The U.S. economy continues to underperform, demonstrating all the vitality and verve of a middle-aged couch potato.
On Friday, we learned that first-quarter GDP growth was upwardly revised to 0.8 percent, but that still missed expectations. The figure was dragged down, in large part, by a 6.2 percent drop in business fixed investment. Consumer spending growth, at 1.9 percent, wasn't enough to overcome this drag.
This isn't exactly surprising. Corporate earnings have been a disaster zone, hammered by weak commodity prices, the post-2014 energy decline and uneven retail results. The trouble is: If the slowdown in capital spending by businesses continues, it could result in a self-reinforcing downward spiral that puts the larger economy at risk.
With 98 percent of S&P 500 companies having reported by now, first-quarter earnings dropped 6.7 percent over last year, according to FactSet. This was the fourth consecutive quarter of falling profitability, something that hasn't happened since the recession ended. Overall S&P 500 revenues have declined 0.7 percent over the last 12 months -- only the second time this has happened in the last 12 years.
This weakness has, in turn, begat further weakness.
Peter Boockvar at Lindsey Group notes that nondefense capital goods orders, excluding aircraft, fell 0.8 percent in April over March -- well below the 0.3 percent growth that was expected. On year-over-year basis, core capital spending is down 6.7 percent and has fallen, on an absolute-dollar basis, back to levels not seen since 2011. And the rate of change had dropped to a pace not seen since 2006.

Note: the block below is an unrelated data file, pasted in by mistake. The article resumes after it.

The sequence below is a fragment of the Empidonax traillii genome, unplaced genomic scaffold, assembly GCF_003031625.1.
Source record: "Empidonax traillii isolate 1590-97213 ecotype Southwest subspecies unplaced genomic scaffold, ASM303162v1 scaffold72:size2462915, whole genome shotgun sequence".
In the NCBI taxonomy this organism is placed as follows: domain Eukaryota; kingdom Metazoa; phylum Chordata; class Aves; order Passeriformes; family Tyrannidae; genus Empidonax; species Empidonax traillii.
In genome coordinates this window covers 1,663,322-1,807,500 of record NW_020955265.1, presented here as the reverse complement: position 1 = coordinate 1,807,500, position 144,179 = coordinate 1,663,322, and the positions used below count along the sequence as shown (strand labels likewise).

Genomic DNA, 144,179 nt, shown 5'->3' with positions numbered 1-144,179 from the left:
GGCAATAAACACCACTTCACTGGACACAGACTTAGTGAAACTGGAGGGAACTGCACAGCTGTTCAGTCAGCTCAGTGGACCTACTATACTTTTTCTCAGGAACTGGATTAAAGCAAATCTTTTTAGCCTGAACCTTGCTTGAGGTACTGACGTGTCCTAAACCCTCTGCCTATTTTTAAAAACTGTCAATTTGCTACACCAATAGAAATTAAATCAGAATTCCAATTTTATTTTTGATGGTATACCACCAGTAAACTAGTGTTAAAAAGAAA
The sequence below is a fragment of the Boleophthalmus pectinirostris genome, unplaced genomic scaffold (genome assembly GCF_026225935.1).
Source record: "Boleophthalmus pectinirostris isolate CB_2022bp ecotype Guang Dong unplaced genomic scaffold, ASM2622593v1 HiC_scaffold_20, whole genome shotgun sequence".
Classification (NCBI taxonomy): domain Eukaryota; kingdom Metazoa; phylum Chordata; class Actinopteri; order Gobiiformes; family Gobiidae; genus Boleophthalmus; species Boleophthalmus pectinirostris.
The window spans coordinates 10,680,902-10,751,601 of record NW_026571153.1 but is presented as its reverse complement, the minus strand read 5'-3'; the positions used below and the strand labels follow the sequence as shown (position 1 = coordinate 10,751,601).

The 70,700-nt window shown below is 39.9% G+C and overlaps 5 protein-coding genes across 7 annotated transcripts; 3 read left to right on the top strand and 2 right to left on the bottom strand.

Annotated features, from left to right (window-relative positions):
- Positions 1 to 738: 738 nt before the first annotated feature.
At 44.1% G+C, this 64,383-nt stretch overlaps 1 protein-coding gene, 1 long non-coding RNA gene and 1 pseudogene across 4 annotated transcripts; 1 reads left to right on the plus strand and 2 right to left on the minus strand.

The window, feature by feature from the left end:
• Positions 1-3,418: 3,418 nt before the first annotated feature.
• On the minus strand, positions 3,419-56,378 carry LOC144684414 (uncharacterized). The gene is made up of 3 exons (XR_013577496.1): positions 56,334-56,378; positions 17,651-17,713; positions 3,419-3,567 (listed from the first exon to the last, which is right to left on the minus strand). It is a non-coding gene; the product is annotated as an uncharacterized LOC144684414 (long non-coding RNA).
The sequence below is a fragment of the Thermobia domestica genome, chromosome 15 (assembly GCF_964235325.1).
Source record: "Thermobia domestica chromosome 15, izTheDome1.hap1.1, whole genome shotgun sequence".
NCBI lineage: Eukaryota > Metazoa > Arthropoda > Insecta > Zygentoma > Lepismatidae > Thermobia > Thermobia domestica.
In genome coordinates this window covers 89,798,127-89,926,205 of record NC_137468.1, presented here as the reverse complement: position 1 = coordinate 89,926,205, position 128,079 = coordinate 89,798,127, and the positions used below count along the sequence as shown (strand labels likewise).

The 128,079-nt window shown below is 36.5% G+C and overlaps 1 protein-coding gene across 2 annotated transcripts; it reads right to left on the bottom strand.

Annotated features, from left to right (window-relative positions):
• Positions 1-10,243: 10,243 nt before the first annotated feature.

The worst-affected areas include machinery (mainly, mining and oil and gas industries), electrical equipment and primary metals -- the very building blocks of economic growth.
Currently, expectations are very high for a bounce-back in the second quarter. The Atlanta Fed's GDPNow real-time tracking estimate of second-quarter GDP growth stands at 2.9 percent, up from 2.5 percent on May 17, thanks to strong net exports and durable goods orders.
Still, in a recent note to clients, Goldman Sachs economist Jan Hatzius warned that the soft patch in capital spending has, like a metastasized cancer, spread to other areas of the economy. Spending in nonenergy equipment and intellectual property products (such as software, research and development, and entertainment-related items) fell between 4 and 5 percentage points over the last four quarters.
While a far cry from the 70 percent drop in spending on drilling-related structures since that category's peak, it's still worrisome.
And earnings, which are the raw fuel that powers capital investment and thus GDP growth, remain weak.
Consider this chart (above, left) of S&P 500 earnings expectations (minus energy), which have fallen into negative territory for the first time since the recession ended. Other factors, such as sliding values for used heavy machinery (above, right), also suggest overcapacity and declining machine utilization rates.
With less machinery and factory equipment being used, and prices falling, why order new? That'll drag on companies like Caterpillar (CAT) and could soon pull down GDP growth expectations, potentially rattling stock investors.